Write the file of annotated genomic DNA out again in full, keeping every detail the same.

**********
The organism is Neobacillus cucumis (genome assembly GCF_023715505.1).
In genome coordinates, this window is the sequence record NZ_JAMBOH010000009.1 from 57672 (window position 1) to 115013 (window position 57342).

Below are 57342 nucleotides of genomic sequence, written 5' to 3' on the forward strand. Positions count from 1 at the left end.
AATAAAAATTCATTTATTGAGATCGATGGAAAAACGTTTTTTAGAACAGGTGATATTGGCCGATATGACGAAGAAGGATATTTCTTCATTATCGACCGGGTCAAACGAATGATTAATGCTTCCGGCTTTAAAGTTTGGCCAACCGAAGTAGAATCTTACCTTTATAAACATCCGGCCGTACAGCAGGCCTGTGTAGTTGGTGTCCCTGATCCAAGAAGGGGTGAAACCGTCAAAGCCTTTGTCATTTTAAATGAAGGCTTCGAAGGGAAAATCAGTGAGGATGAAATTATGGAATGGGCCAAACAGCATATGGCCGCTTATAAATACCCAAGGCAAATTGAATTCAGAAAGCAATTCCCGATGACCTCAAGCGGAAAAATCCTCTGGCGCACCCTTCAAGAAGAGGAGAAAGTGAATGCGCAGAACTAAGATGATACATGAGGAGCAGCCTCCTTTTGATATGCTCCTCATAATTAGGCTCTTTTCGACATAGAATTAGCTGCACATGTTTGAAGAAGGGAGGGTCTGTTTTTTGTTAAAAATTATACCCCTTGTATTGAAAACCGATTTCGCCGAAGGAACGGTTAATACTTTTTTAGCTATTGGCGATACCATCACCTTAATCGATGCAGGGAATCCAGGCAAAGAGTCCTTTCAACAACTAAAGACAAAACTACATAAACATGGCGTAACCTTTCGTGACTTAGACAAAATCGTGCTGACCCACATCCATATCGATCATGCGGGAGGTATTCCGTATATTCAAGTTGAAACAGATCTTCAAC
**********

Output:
The organism is Neobacillus cucumis (genome assembly GCF_023715505.1).
In genome coordinates, this window is the sequence record NZ_JAMBOH010000009.1 from 57672 (window position 1) to 115013 (window position 57342).

Below are 57342 nucleotides of genomic sequence, written 5' to 3' on the forward strand. Positions count from 1 at the left end.
AATAAAAATTCATTTATTGAGATCGATGGAAAAACGTTTTTTAGAACAGGTGATATTGGCCGATATGACGAAGAAGGATATTTCTTCATTATCGACCGGGTCAAACGAATGATTAATGCTTCCGGCTTTAAAGTTTGGCCAACCGAAGTAGAATCTTACCTTTATAAACATCCGGCCGTACAGCAGGCCTGTGTAGTTGGTGTCCCTGATCCAAGAAGGGGTGAAACCGTCAAAGCCTTTGTCATTTTAAATGAAGGCTTCGAAGGGAAAATCAGTGAGGATGAAATTATGGAATGGGCCAAACAGCATATGGCCGCTTATAAATACCCAAGGCAAATTGAATTCAGAAAGCAATTCCCGATGACCTCAAGCGGAAAAATCCTCTGGCGCACCCTTCAAGAAGAGGAGAAAGTGAATGCGCAGAACTAAGATGATACATGAGGAGCAGCCTCCTTTTGATATGCTCCTCATAATTAGGCTCTTTTCGACATAGAATTAGCTGCACATGTTTGAAGAAGGGAGGGTCTGTTTTTTGTTAAAAATTATACCCCTTGTATTGAAAACCGATTTCGCCGAAGGAACGGTTAATACTTTTTTAGCTATTGGCGATACCATCACCTTAATCGATGCAGGGAATCCAGGCAAAGAGTCCTTTCAACAACTAAAGACAAAACTACATAAACATGGCGTAACCTTTCGTGACTTAGACAAAATCGTGCTGACCCACATCCATATCGATCATGCGGGAGGTATTCCGTATATTCAAGTTGAAACAGATCTTCAAC